Contributors
Fizer, Gregory A., Gee, Elisabeth, Metcalf, Laura, et al.
Created Date
2019

Given the profound influence that schools have on students’ genders and the existing scholarly research in the field of education studies which draws clear implications between practices of schooling and sanctioning and promoting particular gender subjectivities, often in alignment with traditional norms, I conduct a critical ethnography to examine the practices of gender in one eighth grade English language arts (ELA) classroom at an arts-missioned charter school. I do this to explore how ELA instruction at an arts charter school may provide opportunities for students to do gender differently. To guide this dissertation theoretically, I rely on the process philosophy …

Contributors
Sweet, Joseph David, Carlson, David Lee, Blasingame, James, et al.
Created Date
2019

The purpose of this action research study was to examine how membership within a virtual community of practice impacted individual professional development, knowledge exchange practices, and self-efficacy. The G-3/5/7 virtual community of practice (VCoP) website was created to provide members with access to a wide range of career-related content, while also bestowing them with the level of volition needed to be completely in control of when and how they consume content. Feedback from early cycles of research suggested the pilot version of the VCoP wasn’t perceived as user-friendly and didn’t provide a broad range of professional development-related content. Thus, the …

Contributors
Roy, Brennan M., Marsh, Josephine, Bankus, Tammy, et al.
Created Date
2019

Institutions of higher learning can be centers of meaning-making and learning and are expected to play a pivotal role in a global shift toward sustainability. Despite recent innovations, much sustainability education today is still delivered using traditional pedagogies common across higher education. Therefore, students and facilitators should continue innovating along pedagogical themes consistent with the goals of sustainability: transformation and emancipation. Yet, more clarity is needed about pedagogical approaches that will transform and emancipate students, allowing them to become innovators that change existing structures and systems. My dissertation attempts to address this need using three approaches. First, I present a …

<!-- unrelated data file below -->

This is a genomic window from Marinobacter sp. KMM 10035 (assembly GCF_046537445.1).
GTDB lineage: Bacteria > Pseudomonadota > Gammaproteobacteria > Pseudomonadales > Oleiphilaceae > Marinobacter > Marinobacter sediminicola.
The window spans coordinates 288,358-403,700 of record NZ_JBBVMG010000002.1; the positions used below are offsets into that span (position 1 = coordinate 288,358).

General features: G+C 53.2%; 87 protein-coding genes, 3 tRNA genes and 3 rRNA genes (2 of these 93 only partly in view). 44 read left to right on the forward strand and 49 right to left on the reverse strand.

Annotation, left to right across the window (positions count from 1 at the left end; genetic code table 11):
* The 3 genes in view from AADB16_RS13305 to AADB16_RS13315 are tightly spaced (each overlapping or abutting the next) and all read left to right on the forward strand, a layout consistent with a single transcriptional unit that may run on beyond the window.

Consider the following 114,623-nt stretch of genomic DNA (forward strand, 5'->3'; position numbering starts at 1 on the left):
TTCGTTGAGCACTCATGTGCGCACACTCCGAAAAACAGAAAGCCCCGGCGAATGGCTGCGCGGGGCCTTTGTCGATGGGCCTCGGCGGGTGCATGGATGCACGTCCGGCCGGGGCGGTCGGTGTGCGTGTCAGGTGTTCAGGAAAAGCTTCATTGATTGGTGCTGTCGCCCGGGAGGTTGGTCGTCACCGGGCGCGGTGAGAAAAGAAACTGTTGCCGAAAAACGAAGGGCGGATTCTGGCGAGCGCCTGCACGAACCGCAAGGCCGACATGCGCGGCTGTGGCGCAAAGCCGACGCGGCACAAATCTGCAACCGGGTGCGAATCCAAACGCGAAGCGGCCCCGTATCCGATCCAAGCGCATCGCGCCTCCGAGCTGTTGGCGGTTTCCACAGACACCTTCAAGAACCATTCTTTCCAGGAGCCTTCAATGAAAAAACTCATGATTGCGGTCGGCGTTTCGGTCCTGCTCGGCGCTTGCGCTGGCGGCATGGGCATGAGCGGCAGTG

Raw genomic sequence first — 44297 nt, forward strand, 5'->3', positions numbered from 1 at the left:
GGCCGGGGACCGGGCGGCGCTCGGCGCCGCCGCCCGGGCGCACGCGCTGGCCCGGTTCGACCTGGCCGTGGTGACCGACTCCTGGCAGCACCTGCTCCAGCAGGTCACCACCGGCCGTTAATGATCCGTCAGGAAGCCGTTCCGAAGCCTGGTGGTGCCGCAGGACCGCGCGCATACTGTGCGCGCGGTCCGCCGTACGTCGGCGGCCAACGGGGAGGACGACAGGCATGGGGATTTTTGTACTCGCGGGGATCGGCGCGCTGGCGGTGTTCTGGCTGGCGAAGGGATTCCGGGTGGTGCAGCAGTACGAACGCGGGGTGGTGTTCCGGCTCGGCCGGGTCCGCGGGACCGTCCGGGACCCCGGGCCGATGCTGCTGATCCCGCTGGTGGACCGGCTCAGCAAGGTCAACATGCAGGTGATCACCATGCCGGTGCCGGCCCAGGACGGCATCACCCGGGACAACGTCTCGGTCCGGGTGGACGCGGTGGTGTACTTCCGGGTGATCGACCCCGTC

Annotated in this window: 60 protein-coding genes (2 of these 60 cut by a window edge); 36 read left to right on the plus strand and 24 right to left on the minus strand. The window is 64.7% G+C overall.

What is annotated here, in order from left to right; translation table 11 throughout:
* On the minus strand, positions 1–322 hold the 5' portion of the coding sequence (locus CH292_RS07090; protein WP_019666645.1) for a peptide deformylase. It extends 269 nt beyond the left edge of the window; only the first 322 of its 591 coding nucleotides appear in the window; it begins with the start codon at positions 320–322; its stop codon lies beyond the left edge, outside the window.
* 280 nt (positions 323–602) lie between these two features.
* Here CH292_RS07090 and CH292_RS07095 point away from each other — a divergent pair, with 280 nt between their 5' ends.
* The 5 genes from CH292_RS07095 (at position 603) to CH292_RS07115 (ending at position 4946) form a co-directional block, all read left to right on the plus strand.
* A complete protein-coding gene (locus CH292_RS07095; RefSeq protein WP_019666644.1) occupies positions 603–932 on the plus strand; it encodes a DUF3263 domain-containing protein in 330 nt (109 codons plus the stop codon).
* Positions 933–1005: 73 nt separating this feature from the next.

Contributors
Papenfuss, Jason, Merritt, Eileen, Manuel-Navarrete, David, et al.
Created Date
2019

Traditionally when the topic of secondary traumatic stress (STS) is discussed, it is often in regard to medical professionals and first responders. People who have STS or compassion fatigue, as it has been renamed, have been defined as people who are dealing with traumatic stress and/or emotional burdens via their “patients.” This study, conducted at a major university in the southwest, measured educators’ perceptions of the extent of their compassion fatigue using the Professional Quality of Life Scale (ProQOL) before and after a voluntary online support training during last four weeks of the semester. Educators who were full time scored …

Contributors
Lank, Shannon, Puckett, Kathleen, Shaw, Laura, et al.
Created Date
2019

The purpose of this study was to research the effects of a student-staff mentoring relationship on high school students’ locus of control, life/school satisfaction and ultimately their academics as determined by their grades. Participants consisted of a small cohort of 10th grade high school students at a public charter, college preparatory high school in inner city Phoenix, Arizona. Frederickson’s broaden-and-build theory of positive emotions and Bandura’s social cognitive theory provide the models of behavior to improve school satisfaction, motivation and overall well being. A mixed method, action research design was used to study how a 9-week mentoring program facilitated by …